Katarina Ziervogel on being part of both deaf and Indigenous communities

‘We weren’t hired’ says actor in Marvel mini-series.

It’s often a cause for celebration when an actor lands their breakout role in a television show or movie.

The personal feat reaffirms their talents and capabilities as a performer.

But landing the role as Taloa in the Marvel mini-series, Echo wasn’t just a big deal for Katarina Ziervogel as a deaf actor.

She says the show, which focuses on a deaf and Indigenous superhero played by Alaqua Cox, is opening the door for other Deaf actors to enter the entertainment industry as well.

“It’s going to be very impactful because it’s increasing the opportunities for deaf, disabled actors,” says the 27-year-old from Winnipeg.

“We weren’t hired,” says Ziervogel of the past, “Deaf people were kind of pushed aside, disabled characters were not really included until now and finally they’re coming out to the mainstream.”

Ziervogel is an Ojibwe-Mohawk actor and writer, and a registered member of Sagkeeng Anicinabe Nation in Manitoba.

She says she was 15 years old when she decided she wanted to be a writer, and that acting came later.

A fan and writer of science fiction, she says she has ideas for how Indigenous perspectives can change the genre – one which was historically dominated by white authors and themes of colonization.

“I don’t think it would be more like colonization,” says Ziervogel, “I think it would be more trade-based, and I think that interaction would be different, or maybe a sharing of resources or even creating a new way to communicate or languages.”

Ziervogel released her first co-written feature film, Finality of Dusk, last year and is working on a documentary about Indigenous sign languages.

“Our ancestors, whether they were deaf or not, often used sign languages or signs,” says Ziervogel.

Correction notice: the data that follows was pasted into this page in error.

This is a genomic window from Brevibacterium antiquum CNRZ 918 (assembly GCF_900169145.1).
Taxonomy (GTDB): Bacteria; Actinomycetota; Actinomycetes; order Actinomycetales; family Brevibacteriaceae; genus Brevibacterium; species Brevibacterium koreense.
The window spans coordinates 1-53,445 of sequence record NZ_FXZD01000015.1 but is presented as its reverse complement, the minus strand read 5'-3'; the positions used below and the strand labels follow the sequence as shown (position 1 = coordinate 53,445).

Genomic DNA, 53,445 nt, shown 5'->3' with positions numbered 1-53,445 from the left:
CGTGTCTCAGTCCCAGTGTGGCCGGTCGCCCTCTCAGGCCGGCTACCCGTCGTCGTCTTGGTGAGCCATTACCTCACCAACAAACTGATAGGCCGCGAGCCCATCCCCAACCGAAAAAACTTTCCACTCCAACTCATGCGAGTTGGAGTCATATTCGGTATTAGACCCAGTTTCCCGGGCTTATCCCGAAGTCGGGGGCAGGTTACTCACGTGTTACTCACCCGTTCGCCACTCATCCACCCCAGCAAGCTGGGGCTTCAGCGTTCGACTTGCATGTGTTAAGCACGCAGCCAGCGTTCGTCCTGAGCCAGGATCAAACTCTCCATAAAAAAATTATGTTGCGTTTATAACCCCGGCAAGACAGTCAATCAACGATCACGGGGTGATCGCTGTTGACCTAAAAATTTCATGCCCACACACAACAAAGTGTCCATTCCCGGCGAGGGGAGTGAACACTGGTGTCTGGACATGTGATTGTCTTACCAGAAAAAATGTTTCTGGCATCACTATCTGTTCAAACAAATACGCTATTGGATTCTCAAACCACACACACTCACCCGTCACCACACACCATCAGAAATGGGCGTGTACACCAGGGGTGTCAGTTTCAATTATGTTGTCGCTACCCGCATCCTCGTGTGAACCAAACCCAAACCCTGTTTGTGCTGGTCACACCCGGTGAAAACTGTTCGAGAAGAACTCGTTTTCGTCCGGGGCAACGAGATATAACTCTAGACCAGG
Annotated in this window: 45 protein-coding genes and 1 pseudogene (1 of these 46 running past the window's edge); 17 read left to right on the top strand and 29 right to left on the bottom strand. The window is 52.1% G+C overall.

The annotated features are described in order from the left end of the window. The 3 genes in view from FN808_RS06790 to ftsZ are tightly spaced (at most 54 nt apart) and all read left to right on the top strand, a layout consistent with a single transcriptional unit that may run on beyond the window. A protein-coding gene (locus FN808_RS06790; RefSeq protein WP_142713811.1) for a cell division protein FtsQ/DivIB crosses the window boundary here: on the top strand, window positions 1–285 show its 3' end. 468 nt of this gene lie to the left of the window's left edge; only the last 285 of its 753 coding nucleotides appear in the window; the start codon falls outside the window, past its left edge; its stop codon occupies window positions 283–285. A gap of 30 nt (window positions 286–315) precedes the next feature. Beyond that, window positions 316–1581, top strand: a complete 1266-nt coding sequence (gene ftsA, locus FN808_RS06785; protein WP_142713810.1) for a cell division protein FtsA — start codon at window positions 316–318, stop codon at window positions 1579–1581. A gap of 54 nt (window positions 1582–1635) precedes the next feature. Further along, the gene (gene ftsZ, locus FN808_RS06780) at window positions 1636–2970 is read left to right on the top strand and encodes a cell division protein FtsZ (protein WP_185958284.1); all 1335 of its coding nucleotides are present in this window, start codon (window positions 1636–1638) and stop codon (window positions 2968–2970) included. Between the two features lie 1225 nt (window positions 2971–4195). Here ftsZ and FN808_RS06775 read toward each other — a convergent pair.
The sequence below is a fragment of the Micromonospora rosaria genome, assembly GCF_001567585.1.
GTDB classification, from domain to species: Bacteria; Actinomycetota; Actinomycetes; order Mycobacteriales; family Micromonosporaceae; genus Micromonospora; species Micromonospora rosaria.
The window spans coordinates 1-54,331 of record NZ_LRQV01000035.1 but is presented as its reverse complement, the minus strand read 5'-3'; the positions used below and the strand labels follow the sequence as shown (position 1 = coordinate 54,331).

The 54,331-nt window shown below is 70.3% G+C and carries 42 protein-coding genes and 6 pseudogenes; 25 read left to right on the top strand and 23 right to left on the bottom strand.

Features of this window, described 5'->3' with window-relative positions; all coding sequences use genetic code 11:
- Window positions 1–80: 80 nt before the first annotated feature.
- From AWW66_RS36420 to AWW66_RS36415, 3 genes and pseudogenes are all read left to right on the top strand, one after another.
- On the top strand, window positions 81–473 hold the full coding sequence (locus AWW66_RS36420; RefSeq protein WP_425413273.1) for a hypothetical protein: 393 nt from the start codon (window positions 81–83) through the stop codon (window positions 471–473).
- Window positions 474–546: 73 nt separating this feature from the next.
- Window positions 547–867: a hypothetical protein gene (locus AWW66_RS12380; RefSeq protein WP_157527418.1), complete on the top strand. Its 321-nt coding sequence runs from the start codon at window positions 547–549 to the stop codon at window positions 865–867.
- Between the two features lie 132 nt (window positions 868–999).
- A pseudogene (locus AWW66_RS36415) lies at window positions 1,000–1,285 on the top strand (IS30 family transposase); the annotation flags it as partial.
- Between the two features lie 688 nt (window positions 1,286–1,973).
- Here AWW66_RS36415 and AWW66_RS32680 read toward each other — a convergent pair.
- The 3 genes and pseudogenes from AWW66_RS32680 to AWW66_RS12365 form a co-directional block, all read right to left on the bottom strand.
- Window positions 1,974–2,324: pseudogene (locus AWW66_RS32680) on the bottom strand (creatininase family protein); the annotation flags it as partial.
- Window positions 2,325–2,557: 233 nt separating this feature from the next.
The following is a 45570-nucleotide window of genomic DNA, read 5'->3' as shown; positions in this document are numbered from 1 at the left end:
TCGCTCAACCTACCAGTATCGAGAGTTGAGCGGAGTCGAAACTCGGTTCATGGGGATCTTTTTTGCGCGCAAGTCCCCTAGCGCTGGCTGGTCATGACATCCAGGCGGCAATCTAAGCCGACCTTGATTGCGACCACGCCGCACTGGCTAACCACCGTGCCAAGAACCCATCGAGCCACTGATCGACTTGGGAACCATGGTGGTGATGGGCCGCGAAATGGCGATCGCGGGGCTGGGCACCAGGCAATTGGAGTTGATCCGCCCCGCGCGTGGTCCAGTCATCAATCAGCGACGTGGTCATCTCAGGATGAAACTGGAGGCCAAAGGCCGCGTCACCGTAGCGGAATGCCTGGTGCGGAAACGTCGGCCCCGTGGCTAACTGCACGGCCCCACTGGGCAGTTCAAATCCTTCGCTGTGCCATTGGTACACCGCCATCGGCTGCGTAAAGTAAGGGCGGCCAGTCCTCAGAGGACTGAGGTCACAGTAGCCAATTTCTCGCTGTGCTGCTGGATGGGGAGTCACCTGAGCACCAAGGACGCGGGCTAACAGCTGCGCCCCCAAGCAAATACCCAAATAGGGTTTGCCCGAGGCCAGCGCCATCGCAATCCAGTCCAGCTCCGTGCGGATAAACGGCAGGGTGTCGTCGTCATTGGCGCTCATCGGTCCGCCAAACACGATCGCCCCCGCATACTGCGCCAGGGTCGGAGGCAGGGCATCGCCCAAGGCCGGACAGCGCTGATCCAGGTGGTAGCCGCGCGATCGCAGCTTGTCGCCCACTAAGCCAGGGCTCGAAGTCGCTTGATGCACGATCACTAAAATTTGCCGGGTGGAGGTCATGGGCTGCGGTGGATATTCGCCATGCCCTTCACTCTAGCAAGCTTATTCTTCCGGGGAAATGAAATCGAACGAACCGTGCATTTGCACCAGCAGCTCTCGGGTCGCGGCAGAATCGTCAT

She says the practice started to fade like other Indigenous languages during colonization.

While the Indigenous community focuses on language reclamation, she says she hopes Indigenous sign languages will be reclaimed alongside the spoken languages.

Ziervogel on being both Deaf and Indigenous

Ziervogel says reconnecting with her Indigenous culture has been difficult.

It’s important to her as the child of a Sixties Scoop survivor – but as a Deaf person, she says ceremony and cultural spaces aren’t always made accessible.

“I wouldn’t say it’s quite there yet,” says Ziervogel, “I’m hoping that as time goes on these issues of accessibility will come to the forefront – where [deaf people] can be given a chance to kind of reconnect with the cultures.”

She says she identifies as being part of both Indigenous and deaf cultures.

“When I think about that, and having both of those cultures within myself, I really started wondering how that impacted my identity,” says Ziervogel, “What does that mean to me as a person having both of those cultures and how [do I] fit into both of those communities?”

She says there are similarities between the two cultures.

“In the past, deaf people weren’t really allowed to use their sign languages. They were taken from their families [to go] to other schools as well,” says Ziervogel, “And that’s a similar experience to Indigenous culture, where the Indigenous groups were not allowed to kind of be with each other as well.”

Ziervogel says she didn’t see herself represented on screen growing up.

Now, she and Cox, who’s also deaf, are changing that for the future generation.

“… To have two [Deaf and Indigenous actors] in the same series is just not something that happens.”

She says she felt relieved entering the set of Echo with Cox at her side since they shared those identities, and that she did not feel tokenized.

“I was so grateful to have her presence, her experience, and also to share the industry with her,” says Ziervogel, “Sometimes you feel like you’re going to be the only person, eyes all on you. But it wasn’t like that with Alaqua on set.”

She has a message for other deaf people wanting to be part of the entertainment industry.

“if you have a dream, whatever that dream may be or any passion or hunger for something, pursue it,” says Ziervogel, “Whether access is in place or not, try to figure out how to make it accessible.”

She says to do whatever you can to make your dreams happen.

“Find the people or create the space where the barriers can be broken down so that [others] know you also have a right to be in this space and that you’re not afraid to fight for the things that you want to achieve.”

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